23 July 2008

Rotational Neglect

"Rotational Neglect" is a term that KT brilliantly coined to describe the practice where in trying to do everything, you're never giving 100 percent to anything and as a result all areas of your life suffer a little. I've been deep into this practice the last few weeks having lost my regular sitter/magician while gaining two new work projects. This was mayhem-inducing enough not to mention the staggering social calendars of preschoolers and trying to find time to squeeze in some Griswaldian summer adventures along the way. The PU has certainly suffered the effects of rotational neglect -- perhaps the most -- because currency is a blog's oxygen. To neglect a blog is to kill it (zero flags!) and that is not something I want to have happen here.

So I'm switching gears from RN to Serenity Preservation for the next few weeks.

When I boarded the ferry home from Nantucket a few weeks ago, I was surprised at how territorial I was of my own peace of mind, of the serenity I'd earned during four fantastic days on the island. The ferry was nearly-empty except for some loud and annoying French passengers who -- despite having the entire boat at their disposal -- decided to sit on top of me and pepper me with questions about Cape Cod. They even asked if I would point out the Kennedy Compound to them when we got close to Hyannis. Serenity threatened. I was offended. As far as I was concerned, I was still on vacation. I excused myself, grabbed my bag and walked to the opposite side of the boat. I pulled out my giant sun hat, put my feet up and read my book the rest of the journey.

I feel like I have to do that for awhile. Unplug. Step away from the computer. That said, I'm going to take a wee hiatus from the PU. A few weeks or so. The summer is a sea of endless distractions as it is and I'd rather be silent than make small talk for the sake of staying current. I hate small talk.

Aside: We're in the process of finding a pup tent and decent life jacket for Vito so he can come to the beach with us. When that happens, I can guarantee there will be a video posted up here similar to this one.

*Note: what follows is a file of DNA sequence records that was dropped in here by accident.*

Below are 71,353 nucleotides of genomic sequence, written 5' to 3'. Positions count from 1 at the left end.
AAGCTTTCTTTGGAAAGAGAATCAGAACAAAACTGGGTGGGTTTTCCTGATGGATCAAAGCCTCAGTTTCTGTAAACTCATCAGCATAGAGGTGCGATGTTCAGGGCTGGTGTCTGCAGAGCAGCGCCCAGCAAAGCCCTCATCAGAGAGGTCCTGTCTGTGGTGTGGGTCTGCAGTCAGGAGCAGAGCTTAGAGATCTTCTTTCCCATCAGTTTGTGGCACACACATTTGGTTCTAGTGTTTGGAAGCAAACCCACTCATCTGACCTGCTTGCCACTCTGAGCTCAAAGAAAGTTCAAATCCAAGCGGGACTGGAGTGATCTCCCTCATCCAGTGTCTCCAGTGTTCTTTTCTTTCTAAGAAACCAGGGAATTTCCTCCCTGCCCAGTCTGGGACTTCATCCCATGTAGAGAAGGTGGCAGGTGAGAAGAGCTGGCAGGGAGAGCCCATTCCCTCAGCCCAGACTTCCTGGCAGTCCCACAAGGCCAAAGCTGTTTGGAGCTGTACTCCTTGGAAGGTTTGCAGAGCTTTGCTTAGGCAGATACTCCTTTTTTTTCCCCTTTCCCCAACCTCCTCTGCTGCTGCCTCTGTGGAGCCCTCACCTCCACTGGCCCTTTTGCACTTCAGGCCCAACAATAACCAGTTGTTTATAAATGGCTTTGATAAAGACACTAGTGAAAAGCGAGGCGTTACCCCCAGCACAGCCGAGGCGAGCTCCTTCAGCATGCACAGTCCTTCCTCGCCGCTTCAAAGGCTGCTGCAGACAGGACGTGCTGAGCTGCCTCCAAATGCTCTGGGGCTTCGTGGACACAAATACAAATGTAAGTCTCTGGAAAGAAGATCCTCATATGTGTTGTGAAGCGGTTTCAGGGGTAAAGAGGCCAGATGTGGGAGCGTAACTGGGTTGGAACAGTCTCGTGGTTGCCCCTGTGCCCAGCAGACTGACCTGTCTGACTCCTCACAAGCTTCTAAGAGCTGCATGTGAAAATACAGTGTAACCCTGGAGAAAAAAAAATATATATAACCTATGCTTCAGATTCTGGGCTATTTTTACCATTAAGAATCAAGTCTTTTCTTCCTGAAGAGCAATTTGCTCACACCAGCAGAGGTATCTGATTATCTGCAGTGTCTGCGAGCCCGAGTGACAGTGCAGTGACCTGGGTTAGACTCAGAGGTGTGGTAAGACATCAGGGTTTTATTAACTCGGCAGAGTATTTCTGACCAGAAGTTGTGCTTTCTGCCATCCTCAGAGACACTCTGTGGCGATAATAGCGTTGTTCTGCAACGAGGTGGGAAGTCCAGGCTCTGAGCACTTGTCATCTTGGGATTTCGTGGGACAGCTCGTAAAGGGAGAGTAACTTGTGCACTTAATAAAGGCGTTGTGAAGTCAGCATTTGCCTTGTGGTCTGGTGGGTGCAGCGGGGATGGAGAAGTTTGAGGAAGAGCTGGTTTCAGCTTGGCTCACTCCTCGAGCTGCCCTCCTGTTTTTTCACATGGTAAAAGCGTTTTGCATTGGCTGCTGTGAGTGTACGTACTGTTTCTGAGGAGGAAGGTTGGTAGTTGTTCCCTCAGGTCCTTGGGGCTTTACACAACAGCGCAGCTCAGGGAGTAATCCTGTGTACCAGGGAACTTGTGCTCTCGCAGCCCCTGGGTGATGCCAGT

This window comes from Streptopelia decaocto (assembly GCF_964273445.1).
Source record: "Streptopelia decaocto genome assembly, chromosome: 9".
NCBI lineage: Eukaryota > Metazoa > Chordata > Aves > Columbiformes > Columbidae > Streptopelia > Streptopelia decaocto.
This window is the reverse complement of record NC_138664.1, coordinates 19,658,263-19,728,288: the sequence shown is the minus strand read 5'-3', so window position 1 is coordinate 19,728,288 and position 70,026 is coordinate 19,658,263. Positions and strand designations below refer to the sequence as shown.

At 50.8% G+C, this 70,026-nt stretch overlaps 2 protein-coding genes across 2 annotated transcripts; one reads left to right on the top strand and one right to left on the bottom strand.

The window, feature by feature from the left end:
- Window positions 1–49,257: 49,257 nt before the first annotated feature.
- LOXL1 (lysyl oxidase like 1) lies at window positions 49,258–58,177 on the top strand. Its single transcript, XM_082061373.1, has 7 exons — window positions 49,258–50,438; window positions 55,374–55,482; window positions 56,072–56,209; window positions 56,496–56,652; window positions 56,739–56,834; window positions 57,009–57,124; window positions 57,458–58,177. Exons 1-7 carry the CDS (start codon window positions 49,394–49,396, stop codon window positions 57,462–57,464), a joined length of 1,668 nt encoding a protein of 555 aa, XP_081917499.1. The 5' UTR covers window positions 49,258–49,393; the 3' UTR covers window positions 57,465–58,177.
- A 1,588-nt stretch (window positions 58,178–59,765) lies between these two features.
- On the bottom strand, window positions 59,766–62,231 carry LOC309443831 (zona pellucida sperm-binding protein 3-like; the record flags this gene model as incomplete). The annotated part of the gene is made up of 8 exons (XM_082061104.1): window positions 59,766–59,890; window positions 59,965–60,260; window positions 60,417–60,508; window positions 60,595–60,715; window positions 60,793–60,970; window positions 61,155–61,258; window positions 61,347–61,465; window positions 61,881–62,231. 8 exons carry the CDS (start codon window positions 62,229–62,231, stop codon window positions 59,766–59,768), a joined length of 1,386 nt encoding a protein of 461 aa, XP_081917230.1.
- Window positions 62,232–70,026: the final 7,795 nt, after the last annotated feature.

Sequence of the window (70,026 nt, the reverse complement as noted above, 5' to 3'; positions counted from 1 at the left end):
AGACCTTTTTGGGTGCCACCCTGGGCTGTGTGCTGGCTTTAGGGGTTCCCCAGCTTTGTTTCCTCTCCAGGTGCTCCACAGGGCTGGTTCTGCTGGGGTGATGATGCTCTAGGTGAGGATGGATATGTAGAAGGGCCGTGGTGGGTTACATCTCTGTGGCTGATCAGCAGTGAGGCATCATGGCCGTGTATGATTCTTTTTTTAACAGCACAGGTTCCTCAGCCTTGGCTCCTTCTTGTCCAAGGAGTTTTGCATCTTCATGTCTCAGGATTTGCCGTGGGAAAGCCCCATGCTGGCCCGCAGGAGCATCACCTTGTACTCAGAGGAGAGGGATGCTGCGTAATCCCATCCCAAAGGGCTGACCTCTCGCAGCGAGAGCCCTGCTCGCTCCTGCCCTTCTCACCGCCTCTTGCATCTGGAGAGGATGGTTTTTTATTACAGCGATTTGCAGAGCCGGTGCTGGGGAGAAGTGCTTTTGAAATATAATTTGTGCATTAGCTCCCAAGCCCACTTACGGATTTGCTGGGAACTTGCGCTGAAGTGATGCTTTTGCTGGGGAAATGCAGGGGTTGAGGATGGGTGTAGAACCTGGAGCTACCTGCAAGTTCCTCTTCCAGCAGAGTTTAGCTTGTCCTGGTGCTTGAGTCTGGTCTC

In the meantime, it's only appropriate that my last post for awhile contains the crappy low-res slideshow of the Nantucket trip --the 10th annual! This year's trip was most certainly in the Top 5. Even with bony cheese haters along for the ride and Kid Rock's abusive texts, it was all about hanging with the burds and mainlining Coronas & Prosecco on the beach. Viva la vida! (BTW, I planned on using that song as the slideshow's soundtrack but thanks to the sphincter that is DMR-protected music, it was not possible. I think I found a decent alternative, however). Enjoy!

14 July 2008

At Last

(There he is)

Dylan James Haley reared his sweet head -- which will surely sprout a mighty 'fro one day -- on Friday. Per happy text messages and picture mail, all is going well. Congratulations, Tom & Dawn! We love you!

03 July 2008

Random Quizzilla

1) If you could move to another continent to just chill out for one year, which one would you choose?
I want to say Europe but it'd be impossible to just chill out. Probably Australia because you'd get to experience the other side of the world without language issues. It seems like a great place to unplug, not to mention all those puddle-jumping excursions to the Kingdom of Tonga.

2) Which browsers do you use to surf the Internet?
Safari, Firefox

3) On a scale of 1-10 (with 10 being the highest), how much do you know about the history of your country?